The first time I heard of the American composer and pianist Philip Glass was through his score for the 1982 experimental film, Koyaanisqatsi: Life Out of Balance. I remember being in the theatre, mesmerized by the movie and the paradox of simplicity in many of the scenes of slow-motion/time-lapse photography, wordlessly set against the complex, repetitive and often cacophonous soundtrack. I went to see it with the friend who used to play in the Winnipeg, Canada avant-garde band, A New Man Celebration, a group I’ve mentioned a few times before, including here and here. I seem to remember he too enjoyed the film, but I couldn’t then (or now) imagine any of our other friends at that time sitting through it.
I hadn’t thought about that film for the longest time, until yesterday evening when I had a call from one of my brothers. He was excited to talk about some of the music I’ve been blogging about that he has enjoyed, and had some suggestions for songs he thought would be cool to see on here. (He is the reason I made Sundays “classical days,” by the way.) The album that today’s selection comes from is one of his enthusiastic picks.
“The Poet Acts” is the opening music to the 2002 film The Hours. It is a piece that so brilliantly sets a tone of what I’d call urgency and angst for all that is going to happen in the three different stories that take place within the movie, each in a different period, and all made so grippingly real by the three lead actors: Nicole Kidman (as writer Virginia Woolf in 1923), Julianne Moore (as the pregnant suburban housewife Laura Brown in 1951) and Meryl Streep (as the bisexual and arty New Yorker Clarissa Vaughan in 2001). The three stories are linked, but I won’t get into that in case you haven’t seen it. There are some terrific supporting actors, including Claire Danes and John C. Reilly, among others.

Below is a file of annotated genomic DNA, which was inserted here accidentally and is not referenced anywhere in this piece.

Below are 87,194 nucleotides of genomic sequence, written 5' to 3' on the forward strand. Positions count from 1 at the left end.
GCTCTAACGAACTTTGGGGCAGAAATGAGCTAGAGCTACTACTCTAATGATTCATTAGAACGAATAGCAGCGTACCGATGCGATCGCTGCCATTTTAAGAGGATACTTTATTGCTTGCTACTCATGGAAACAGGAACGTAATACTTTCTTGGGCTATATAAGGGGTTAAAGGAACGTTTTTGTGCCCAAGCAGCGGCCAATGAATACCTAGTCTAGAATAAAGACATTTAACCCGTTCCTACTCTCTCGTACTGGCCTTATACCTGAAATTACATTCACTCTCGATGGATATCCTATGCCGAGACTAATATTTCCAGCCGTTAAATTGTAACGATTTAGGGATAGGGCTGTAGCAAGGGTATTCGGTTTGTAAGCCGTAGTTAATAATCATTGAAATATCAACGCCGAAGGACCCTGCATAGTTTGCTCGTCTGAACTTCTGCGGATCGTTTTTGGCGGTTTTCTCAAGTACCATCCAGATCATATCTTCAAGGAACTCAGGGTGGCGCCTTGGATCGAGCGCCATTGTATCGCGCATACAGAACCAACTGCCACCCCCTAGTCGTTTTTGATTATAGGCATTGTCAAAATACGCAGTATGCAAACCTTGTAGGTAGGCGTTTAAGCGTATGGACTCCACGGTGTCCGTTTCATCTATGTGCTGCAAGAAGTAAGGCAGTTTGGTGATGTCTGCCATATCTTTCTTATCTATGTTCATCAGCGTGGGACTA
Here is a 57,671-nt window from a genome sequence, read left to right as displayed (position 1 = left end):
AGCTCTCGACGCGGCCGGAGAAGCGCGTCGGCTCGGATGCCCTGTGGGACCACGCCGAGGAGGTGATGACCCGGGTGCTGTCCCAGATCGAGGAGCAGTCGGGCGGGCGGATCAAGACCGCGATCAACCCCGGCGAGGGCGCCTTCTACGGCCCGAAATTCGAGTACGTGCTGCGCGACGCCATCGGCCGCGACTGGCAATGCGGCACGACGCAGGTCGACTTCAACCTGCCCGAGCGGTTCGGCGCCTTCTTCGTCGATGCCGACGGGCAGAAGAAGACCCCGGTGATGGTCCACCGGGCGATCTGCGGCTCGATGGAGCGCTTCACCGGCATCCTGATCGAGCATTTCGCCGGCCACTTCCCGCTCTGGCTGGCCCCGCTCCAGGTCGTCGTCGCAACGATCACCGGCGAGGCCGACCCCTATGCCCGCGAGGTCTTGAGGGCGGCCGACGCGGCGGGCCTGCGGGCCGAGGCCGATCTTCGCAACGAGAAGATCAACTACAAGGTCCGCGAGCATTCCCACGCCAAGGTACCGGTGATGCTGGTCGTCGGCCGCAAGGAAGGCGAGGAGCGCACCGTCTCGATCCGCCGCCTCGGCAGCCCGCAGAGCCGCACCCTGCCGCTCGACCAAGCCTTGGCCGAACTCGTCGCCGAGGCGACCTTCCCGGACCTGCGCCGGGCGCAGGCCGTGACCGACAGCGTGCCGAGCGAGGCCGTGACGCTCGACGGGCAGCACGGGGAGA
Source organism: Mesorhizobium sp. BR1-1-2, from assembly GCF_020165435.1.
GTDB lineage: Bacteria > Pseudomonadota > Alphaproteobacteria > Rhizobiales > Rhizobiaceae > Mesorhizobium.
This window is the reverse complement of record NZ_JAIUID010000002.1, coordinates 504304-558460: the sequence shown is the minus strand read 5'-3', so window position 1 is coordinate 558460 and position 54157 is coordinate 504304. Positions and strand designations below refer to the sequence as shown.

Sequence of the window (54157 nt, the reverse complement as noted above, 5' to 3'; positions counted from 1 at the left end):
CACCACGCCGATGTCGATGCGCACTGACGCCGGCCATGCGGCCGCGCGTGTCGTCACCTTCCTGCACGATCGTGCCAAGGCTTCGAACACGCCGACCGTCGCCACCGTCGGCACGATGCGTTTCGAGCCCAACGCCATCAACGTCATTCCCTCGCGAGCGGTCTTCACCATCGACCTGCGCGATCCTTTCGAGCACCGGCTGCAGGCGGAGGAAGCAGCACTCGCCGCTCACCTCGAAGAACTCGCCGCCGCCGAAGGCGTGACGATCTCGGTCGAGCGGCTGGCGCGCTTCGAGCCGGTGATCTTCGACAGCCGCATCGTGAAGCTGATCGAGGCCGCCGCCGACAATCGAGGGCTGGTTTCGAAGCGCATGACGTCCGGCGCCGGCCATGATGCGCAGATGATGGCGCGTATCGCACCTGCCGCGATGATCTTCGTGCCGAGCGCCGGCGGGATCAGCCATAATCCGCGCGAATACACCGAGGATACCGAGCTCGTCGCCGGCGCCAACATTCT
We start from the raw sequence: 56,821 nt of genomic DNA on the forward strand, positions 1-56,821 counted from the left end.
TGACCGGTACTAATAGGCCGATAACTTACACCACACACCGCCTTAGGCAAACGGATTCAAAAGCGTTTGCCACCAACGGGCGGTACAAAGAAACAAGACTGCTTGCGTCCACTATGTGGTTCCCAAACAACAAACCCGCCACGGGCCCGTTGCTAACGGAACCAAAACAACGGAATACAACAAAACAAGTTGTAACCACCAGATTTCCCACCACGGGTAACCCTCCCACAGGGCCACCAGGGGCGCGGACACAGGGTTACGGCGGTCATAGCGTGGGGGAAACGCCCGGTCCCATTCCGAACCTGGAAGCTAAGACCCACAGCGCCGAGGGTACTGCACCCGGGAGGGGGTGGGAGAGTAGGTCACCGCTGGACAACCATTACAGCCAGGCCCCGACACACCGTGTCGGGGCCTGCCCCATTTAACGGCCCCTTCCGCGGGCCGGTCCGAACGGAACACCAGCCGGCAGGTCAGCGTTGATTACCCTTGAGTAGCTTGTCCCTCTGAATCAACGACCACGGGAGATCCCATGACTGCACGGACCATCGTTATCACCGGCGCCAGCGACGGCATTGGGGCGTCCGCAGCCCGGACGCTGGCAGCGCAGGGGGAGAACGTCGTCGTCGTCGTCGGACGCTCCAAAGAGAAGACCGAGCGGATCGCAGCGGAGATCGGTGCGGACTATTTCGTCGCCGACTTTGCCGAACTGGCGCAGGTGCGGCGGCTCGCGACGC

The film, directed by Stephen Daldry and adapted from Michael Cunningham’s Pulitzer Prize-winning novel of the same title, is not what I’d consider an easy watch. It deals very realistically with depression though is a must-see from the standpoint of just how well the stories are portrayed, acted and filmed, and how the Glass soundtrack complements each period/story so masterfully.
While “The Poet Acts” strikes me as a more traditional classical movie theme, the remainder of the soundtrack recalls for me some of the cyclical and sometimes repetitive nature of Glass’s style. It is perfect for the film, and beautifully played by the Lyric Quartet with Michael Riesman on piano. I bought the album in 2008 which likely would have been the last time I saw The Hours.
Now you know a little about why this is my song of the day for today. Thanks for joining me here, and please enjoy.
Here’s the audio for the song from the Philip Glass YouTube (topic) channel: